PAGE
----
Rating (out of four stars): ★★★★
The play, Ayad Akhtar’s Pulitzer-winner fresh off the Broadway stage, explores the potential for prejudice in a variety of forms and contexts and provides a fully visceral visual representation of what can happen when conflicting ideas about race are forced into the open.
And, quite honestly, I don’t think it could have been done any better.
Amir Kapoor — played by Elijah Alexander — is a lawyer in New York struggling to forget his past as a Muslim immigrant from Pakistan, but his American wife, Emily — played by Allison Jean White — who is fascinated with Islam tradition, isn’t making that any easier. Neither is his nephew, Abe — played by Vandit Bhatt — who constantly tries to remind Amir of his duty to Islam.
Things get complicated when Amir and Emily have a couple of friends over for dinner to celebrate Emily’s upcoming exhibition of Islam-inspired art. Over Scotch, fennel salad, pork tenderloin and a carb-heavy appetizer plate, shocking confessions are made, punches are thrown and two marriages start to unravel at the seams.
Don’t get me wrong: I’m a sucker for nuance, for stories told purely through carefully selected dialogue and subtle changes in tone. Akhtar’s play has all of that — plus drama. Pure, unadulterated drama; the kind that makes you gasp and shiver and draws you to the very edge of your seat.
At the play’s outset, I was intrigued by the subject matter but didn’t expect to be thrilled. Alexander and White’s affectionate banter in the opening scene didn’t particularly impress me; it seemed rigid, far too inauthentic.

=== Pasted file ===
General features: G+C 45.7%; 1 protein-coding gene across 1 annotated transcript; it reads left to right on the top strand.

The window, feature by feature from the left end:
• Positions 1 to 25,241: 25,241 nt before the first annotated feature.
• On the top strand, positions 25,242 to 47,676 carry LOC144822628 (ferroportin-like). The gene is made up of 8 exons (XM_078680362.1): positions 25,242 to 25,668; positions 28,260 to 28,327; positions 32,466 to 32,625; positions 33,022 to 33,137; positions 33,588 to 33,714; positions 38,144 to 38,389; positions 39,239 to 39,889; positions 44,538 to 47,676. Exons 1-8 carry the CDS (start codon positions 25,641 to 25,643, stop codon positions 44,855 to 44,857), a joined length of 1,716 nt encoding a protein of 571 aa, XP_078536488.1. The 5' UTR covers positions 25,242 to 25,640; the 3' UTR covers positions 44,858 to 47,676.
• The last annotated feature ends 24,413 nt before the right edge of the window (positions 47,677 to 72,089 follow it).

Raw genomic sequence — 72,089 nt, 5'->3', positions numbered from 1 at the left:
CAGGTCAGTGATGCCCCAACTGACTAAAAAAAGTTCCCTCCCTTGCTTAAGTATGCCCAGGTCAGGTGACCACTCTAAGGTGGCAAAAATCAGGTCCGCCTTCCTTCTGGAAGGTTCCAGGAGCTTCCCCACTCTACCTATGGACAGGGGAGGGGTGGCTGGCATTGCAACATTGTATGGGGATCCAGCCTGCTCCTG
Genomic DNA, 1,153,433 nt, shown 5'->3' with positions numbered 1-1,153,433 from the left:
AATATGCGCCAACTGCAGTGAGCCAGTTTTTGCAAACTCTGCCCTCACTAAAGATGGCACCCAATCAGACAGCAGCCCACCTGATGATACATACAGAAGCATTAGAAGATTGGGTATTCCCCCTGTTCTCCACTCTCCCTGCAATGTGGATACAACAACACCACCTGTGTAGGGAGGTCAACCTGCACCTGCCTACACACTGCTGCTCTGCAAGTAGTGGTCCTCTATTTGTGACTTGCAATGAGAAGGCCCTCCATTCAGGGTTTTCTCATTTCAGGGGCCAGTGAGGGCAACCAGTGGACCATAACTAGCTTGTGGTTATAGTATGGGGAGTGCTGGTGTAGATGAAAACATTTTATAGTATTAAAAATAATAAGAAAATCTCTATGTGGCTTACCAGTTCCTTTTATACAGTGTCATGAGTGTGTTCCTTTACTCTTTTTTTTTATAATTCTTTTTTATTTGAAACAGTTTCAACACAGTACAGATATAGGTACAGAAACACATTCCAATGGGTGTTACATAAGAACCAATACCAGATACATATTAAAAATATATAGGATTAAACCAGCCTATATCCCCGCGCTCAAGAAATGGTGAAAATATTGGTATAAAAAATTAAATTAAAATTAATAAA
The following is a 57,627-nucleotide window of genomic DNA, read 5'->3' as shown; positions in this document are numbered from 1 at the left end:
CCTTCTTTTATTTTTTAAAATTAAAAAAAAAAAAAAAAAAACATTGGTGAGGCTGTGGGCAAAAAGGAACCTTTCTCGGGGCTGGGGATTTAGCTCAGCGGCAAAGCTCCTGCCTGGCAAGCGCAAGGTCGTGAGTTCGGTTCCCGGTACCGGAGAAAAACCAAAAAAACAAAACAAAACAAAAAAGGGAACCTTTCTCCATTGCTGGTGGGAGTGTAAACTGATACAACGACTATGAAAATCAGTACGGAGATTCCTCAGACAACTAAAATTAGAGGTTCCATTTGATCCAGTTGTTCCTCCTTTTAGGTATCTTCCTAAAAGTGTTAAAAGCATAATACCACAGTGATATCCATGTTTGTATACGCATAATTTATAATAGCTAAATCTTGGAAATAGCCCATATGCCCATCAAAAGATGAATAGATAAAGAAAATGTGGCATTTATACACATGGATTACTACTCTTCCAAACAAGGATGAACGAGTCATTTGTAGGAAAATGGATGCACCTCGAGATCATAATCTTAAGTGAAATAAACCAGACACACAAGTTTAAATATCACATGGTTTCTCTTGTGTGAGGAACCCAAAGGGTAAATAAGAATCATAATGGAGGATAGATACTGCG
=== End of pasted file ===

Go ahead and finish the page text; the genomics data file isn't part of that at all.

Until the events of the play began to expose the fault lines in Amir and Emily’s marriage. Then, a switch flipped in my head: Their happy relationship was supposed to be an act, and Alexander and White were doing a damn good job of acting fake.
As the play went on, each continued to show an utterly complete understanding of the different sides of their respective characters. No emotional transition seemed strange. The hidden feelings of each character simply and naturally find their way out.
Alexander and White were matched by an equally adept pair: Richard Baird and Nicole Lewis, who played Isaac and Jory, the couple’s business associates. These two, as well, demonstrated an ability to react authentically to increasingly dramatic events as the play unfolded.
Bhatt, too, showed serious chops. His portrayal of Abe’s transformation from youthful earnestness to bitter disillusionment was a defining part of the story.
The beautiful set by John Ezell, complete with a screened outdoor patio where the audience could view actors in intimately personal moments, deserves a shout-out. So do the elaborate props, which included several of Emily’s paintings and fake blood effects that constituted one of the play’s most memorable moments.
The most lasting takeaway, though, is not the play’s visually stunning elements, but how it makes you think.
Though Akhtar addresses meaningful, provocative issues, his writing doesn’t make you feel obligated to think a certain way. In fact, the conflicts between characters come from myriad different perspectives on race, identity and social versus cultural duty. Each of the characters is flawed; no one is the hero.
“I can’t be a spokesman for anything other than my own concerns … and if I’m bringing any political awareness to that process, that mitigates my freedom,” Akhtar is quoted in the show’s program.
The play brings up complex issues about race and culture that are important to examine at such a crucial moment in world history. This weekend, over 100 people died in France as victims of a religiously-motivated terrorist attack. On Monday, our state’s governor demanded that the flow of refugees into Arizona be stopped.
At a time like this, Akhtar’s play is crucially important to see. Especially when ATC’s production of it is so stinking good. “Disgraced” will be showing at Herberger through Nov. 29.